DESTINATION CLEVELAND LAUNCHES WAYFINDING SYSTEM PROTOTYPE
NEW INFORMATION SYSTEM ENCOURAGES DISCOVERY OF
CLEVELAND'S NEIGHBORHOODS AND ATTRACTIONS
CLEVELAND (Nov. 14, 2014) - This week Destination Cleveland (formerly Positively Cleveland), the Convention and Visitors Bureau (CVB) of Greater Cleveland, installed the first phase of Downtown Cleveland's new wayfinding system. The first phase consists of three large pedestrian wayfinding signs along Euclid Ave., from Tower City Center to E. 4th St. and a fourth, smaller sign at Prospect Ave. and E. 4th St. Each sign features a map of Downtown Cleveland and the larger signs also contain a map of Cleveland's neighborhoods.
The signs feature "heads-up" mapping, which indicates the landmarks and attractions directly in front of the pedestrian, and a five-minute walking radius, which inspires discovery of the surrounding area and attractions. The exploration of other Cleveland neighborhoods is encouraged with the inclusion of frequent transit routes on each sign.
"We've done a great job as a community to strengthen Cleveland as a destination by implementing nearly $3 billion in visitor-related development," said David Gilbert, President and CEO, Destination Cleveland. "It is equally important that we now invest in enhancing the visitor experience by better connecting these assets."
The new wayfinding system also introduces a new, consistent naming system for Cleveland's neighborhoods and districts. Utilizing an agreed set of names is the foundation of a holistic system that builds credibility in the minds of visitors and provides a seamless journey from place to place. Beginning in 2015, the neighborhood and district names will be used consistently by Destination Cleveland in all wayfinding and marketing collateral produced by the CVB.
The wayfinding prototype is one piece of the Seamless Cleveland: A Wayfinding Master Plan released earlier this year in partnership with Applied Wayfinding. The Master Plan recommends a comprehensive approach to wayfinding that crosses neighborhood and city boundaries and delivers information in a variety of ways including pedestrian signage, websites, walking maps, digital devices and more. The need for a plan to better connect Cleveland's world-class neighborhoods and attractions was one of six primary outcomes of the 2011 Travel and Tourism Summit hosted by Destination Cleveland, which defined the city's destination development priorities for 2012 through 2015.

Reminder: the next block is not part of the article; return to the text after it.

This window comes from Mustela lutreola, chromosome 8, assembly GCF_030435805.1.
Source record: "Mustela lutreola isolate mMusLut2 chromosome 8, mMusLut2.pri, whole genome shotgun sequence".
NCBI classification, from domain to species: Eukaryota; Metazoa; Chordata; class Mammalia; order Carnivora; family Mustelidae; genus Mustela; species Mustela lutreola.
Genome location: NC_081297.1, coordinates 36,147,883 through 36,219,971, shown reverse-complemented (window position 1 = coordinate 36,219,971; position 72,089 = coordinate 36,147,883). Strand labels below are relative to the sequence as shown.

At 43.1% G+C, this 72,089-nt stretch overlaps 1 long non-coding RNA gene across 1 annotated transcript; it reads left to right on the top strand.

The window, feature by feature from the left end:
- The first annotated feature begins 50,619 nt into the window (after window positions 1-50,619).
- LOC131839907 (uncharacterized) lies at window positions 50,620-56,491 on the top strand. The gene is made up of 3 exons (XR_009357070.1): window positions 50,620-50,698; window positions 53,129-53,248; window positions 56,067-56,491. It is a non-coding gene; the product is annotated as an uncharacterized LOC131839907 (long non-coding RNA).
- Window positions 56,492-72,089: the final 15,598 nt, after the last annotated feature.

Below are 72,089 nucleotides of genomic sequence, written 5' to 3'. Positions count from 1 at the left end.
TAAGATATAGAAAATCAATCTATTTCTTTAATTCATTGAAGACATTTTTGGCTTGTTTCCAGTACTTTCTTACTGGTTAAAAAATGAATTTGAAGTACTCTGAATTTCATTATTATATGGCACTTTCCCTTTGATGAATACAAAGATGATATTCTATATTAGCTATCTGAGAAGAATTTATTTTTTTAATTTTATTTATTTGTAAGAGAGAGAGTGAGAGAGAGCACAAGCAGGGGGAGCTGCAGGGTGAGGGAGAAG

Local residents and stakeholders who engage with the prototype will be asked for feedback regarding its usefulness. Significant changes crucial to the sign's efficiency and accuracy will be incorporated into the systems before the complete Downtown rollout in spring of 2015, which will include at least 50 additional signs.
Both the prototype signs and the naming system are the culmination of extensive collaboration with over 200 community stakeholders including strategic support from Cleveland's City Planning Commission, Cleveland's Department of Community Development, Downtown Cleveland Alliance, Cleveland Neighborhood Progress, Greater Cleveland Regional Transit Authority, neighborhood community development corporations and many other partners.
ABOUT DESTINATION CLEVELAND: Destination Cleveland (formerly Positively Cleveland) is Cleveland's Convention and Visitors Bureau. This private non-profit organization's mission is to drive economic impact and stimulate community vitality for Greater Cleveland through leisure and business travel. Cleveland welcomes more than 16 million visitors annually. For more information, visit ThisisCleveland.com.
Jennifer Kramer, Destination Cleveland